Sound: I'm using this last in my MIDI-14 gigrig switcher set up. I have different amps and guitars, so it's not really dependent on those. There is no noise, hiss, degradation or volume boost/cut - the signal that goes in is what you capture. It slowly reduces the volume of the previous loop as you add overdubs so you can gradually build up a wall of sound. The undo and redo lets you kick the loop in as a backing track if you prerecord something. It retains the last loop even when switched off, so you can play something in for a live show and just activate it if needed. I tend to use it more for songwriting and practicing solos/extra layers over the top of riffs. But you get 10 minutes looping time so you can theoretically put whole songs in to practice over if you want. And you can record and then undo your scratch solos over the top - so it's great for learning and rehearsing alone. Given the pristine tone you lose nothing, no bass muffling or treble blunting, all the dynamics are there. I love it. // 10
Reliability & Durability: This is fairly new and I was on the waiting list until they finally shipped quite late from TC. I've had a little while now so I've got used to it. The pedal is tiny (I mean tiny, about a third the size of a Boss pedal) and made entirely of metal so it's tough. The input and output jacks are all extremely slick and top of the line. The main switch is chunky and clicks easily but sturdily enough that it's not hard to do. The volume knob is the only other control and this is firm enough to stay put, but you can still operate it with your foot if you need to. As the pedal is so tiny, it can't fit a battery in, so it only works with a 9V power supply (standard Boss style) so it'll need a separate supply unless you have a pedal board multi-power set up. I can't see this thing breaking and if it does go down it's a fully relay switched true bypass pedal so the signal goes through even if it dies, so you won't cut out mid song if the worst should ever happen. If I had to try and be critical I'd say the tiny size makes it easy to hit the volume knob when trying to double tap the switch for various functions, but that's nit-picking - I'm just trying to find something bad to say so it's not too glowing a review. // 9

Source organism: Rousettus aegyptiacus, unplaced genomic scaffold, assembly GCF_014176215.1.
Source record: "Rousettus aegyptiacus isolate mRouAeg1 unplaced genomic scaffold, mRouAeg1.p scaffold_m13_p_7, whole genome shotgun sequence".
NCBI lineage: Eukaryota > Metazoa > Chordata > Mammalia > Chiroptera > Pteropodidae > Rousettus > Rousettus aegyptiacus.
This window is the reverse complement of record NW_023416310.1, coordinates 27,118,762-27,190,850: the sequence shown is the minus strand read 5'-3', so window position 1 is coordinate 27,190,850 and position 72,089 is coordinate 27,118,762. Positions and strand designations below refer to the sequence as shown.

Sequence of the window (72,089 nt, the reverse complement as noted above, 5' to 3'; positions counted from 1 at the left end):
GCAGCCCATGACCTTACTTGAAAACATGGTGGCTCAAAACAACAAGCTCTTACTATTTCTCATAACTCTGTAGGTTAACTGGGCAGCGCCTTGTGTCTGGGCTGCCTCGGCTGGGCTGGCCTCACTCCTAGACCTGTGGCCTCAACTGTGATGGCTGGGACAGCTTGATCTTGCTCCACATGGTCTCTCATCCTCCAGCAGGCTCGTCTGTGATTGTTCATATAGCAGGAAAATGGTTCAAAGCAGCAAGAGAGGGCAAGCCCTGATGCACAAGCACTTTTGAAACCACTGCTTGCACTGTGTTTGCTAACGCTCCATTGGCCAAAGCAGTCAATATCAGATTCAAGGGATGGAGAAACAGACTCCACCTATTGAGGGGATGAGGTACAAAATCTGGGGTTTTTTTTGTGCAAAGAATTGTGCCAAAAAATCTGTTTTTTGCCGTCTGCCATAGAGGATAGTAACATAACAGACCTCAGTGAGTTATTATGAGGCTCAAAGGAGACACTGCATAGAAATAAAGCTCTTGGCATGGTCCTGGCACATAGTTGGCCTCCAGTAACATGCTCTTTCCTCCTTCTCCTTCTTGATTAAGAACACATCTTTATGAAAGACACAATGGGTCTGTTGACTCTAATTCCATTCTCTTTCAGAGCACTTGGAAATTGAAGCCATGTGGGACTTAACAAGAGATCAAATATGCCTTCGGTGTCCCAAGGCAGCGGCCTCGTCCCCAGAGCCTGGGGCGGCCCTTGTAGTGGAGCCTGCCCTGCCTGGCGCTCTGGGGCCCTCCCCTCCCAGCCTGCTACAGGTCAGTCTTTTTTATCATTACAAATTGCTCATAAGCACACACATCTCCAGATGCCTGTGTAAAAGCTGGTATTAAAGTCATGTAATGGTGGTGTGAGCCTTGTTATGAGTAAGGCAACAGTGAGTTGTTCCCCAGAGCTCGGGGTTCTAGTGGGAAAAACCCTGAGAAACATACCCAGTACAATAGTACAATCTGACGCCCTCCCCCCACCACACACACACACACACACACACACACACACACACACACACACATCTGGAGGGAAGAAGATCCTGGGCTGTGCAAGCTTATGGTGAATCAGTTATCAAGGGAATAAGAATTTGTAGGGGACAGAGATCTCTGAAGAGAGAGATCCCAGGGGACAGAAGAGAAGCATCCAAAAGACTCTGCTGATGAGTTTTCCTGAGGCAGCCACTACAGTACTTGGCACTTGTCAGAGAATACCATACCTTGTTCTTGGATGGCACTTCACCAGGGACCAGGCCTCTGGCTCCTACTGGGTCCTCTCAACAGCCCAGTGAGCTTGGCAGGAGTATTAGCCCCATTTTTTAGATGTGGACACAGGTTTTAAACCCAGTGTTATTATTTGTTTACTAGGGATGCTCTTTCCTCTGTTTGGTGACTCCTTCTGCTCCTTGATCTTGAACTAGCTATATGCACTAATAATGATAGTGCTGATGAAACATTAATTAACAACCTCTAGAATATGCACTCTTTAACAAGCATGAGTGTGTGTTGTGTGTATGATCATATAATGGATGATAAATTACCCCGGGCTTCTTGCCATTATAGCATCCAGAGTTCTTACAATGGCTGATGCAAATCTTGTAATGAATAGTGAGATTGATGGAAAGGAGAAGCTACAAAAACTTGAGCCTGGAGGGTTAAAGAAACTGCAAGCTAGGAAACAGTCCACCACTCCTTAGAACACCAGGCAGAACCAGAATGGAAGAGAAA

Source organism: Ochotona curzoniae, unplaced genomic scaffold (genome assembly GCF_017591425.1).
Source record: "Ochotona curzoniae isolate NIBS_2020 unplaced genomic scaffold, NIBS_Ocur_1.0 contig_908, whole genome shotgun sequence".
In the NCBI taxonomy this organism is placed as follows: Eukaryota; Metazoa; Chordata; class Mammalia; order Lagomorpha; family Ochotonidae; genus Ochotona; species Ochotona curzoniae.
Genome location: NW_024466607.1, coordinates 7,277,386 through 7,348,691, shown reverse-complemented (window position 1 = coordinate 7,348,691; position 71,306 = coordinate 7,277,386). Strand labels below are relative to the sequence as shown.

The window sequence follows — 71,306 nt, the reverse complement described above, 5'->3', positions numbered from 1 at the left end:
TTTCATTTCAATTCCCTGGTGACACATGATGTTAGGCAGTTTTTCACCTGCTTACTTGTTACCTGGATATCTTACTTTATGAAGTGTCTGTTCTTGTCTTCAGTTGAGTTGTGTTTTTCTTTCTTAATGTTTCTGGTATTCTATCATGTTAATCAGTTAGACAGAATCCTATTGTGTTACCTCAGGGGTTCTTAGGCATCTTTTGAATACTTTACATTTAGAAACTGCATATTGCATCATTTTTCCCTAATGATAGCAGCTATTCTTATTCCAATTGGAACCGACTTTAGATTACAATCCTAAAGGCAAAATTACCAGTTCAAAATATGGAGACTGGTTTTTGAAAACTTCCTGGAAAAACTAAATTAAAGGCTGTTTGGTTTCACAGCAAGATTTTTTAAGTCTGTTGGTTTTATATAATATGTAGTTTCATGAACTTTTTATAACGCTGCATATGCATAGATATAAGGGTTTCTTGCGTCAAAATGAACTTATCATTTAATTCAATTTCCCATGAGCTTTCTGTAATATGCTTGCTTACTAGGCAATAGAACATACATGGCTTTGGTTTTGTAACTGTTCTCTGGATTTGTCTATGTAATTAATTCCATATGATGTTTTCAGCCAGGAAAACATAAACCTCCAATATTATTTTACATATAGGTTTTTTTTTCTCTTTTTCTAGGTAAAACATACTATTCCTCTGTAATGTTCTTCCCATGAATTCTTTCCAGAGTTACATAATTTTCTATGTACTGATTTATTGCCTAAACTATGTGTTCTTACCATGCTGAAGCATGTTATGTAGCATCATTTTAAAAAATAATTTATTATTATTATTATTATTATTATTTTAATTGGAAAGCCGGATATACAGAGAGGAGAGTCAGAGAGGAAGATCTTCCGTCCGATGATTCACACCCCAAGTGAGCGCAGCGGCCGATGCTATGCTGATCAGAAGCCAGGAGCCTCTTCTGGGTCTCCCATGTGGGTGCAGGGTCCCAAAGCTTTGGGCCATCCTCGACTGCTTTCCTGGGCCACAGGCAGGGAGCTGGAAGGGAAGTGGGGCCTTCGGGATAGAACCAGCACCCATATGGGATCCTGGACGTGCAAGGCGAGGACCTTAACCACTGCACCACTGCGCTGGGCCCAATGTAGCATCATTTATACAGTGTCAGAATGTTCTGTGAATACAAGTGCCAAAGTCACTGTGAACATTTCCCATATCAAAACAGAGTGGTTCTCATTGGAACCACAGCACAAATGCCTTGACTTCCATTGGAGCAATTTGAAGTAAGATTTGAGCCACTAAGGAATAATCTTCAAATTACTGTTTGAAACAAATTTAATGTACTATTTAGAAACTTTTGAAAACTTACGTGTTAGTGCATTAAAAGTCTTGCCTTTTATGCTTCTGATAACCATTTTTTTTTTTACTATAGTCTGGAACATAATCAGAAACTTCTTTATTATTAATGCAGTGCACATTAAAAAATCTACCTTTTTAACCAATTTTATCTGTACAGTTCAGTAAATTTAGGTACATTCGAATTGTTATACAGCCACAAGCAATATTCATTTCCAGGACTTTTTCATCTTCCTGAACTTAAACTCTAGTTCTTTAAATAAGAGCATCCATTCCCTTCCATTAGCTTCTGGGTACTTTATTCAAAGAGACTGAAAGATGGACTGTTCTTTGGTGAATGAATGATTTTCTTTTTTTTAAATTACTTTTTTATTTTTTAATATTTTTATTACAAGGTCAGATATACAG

Overall Impression: I've been playing a few years and have quite a lot of gear, our band has a small record label contract and my live touring rig is well cared for but does still get some abuse at shows. I've used this on my studio board and it's now on my live board too. I'm definitely going to get another so it's at home on both. I love the simplicity - yes, it will not compete with a full Boss Loop station for some of the really complex looping functions and MIDI integration etc, but this is not the same niche really. This is a simple looper that records pristine quality for up to 10 minutes of loop time, it has one switch, one volume control, the LED changes colour and flashes to indicate recording/playback/undo/redo so you can always see what you're doing. It's ingenious really. When it first arrived I was expecting it to be small but I laughed out loud when I got it in the post it was in a tiny matchbox sized packet. This means it's ideal if you have a crowded pedalboard and can't justify carrying a great big 2 foot long loop station around. It will fit just about anywhere. It's tough, simple to learn, easy to use and sounds great.
My favourite feature is probably the 10 minute loop time so you can put entire songs in and rehearse or use for songwriting. Live the undo-redo feature lets you throw in chorus backing track or build up walls of sound that are cut on and off as you want.
The single switch does mean some of these functions require the correct sequence of short and long taps, so that might be a problem for some people. For that reason only I'd say if you rely on mutliple backing tracks and want a MIDI-controllable looper with all the bells and whistles, you will be looking elsewhere, but for the money, the size and the ease of use - if you just want to cram a looper on to a crowded pedal board or have something at home to write songs with - this is hands down the best idea TC have had.